I wonder what it's like to be James Dyson. That guy can't go anywhere without having his mind race about the inherent flaws in everything around him and the tweaks needed to make them better. Hell, he can't even take a pee without having to fix something. A blessing and a curse, I'd imagine.
Regardless of what you think about 400 MPH hand dryers and double-priced vaccums, inspiring innovation within a population of would-be inventors is a very positive concept. The James Dyson Award contest does just that and one of this year's top contestants demonstrates how much this hoard of unknowns has to offer.
The Contortionist, designed by 24-year-old design student Dominic Hargreaves, is a unique folding bicycle that folds down so that the frame fits between the wheels. The package is only as high as the wheels, which are a full-size set of 26s, like the ones on your mountain bike, instead of the tiny, awkward wheels typical of folding bikes. The resulting package is slim and easy to transport onto the bus or into the office without sacrificing performance on the road. Once folded, you can pull the bike by its wheels like a Samsonite upright, making it very easy to roll from place to place.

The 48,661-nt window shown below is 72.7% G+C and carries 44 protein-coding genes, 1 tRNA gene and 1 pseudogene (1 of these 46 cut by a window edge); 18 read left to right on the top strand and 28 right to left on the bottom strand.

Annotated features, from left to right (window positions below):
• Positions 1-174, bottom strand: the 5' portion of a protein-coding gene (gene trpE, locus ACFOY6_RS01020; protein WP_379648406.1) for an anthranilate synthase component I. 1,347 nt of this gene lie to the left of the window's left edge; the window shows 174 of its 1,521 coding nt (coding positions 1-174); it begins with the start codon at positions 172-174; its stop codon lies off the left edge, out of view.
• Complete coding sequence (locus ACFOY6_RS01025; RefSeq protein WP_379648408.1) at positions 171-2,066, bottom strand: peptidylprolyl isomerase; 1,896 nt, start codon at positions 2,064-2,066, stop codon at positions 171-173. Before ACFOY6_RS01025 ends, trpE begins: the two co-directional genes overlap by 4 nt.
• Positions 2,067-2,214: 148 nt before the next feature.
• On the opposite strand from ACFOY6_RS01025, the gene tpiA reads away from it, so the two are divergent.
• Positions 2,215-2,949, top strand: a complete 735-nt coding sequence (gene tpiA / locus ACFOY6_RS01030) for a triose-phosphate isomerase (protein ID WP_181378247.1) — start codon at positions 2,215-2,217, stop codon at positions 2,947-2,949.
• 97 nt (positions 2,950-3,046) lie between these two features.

While Hargreaves awaits the verdict on the Dyson Award (his project is on the short list), interest among manufacturers is brewing and its quite possible The Contortionist will make its way into production. Three companies are reportedly interested in manufacturing it. The price tag has been estimated at $700, but currently that price is quite rough.
For a closer look, check out the following video of the bike:
Via: Uncooped and DVICE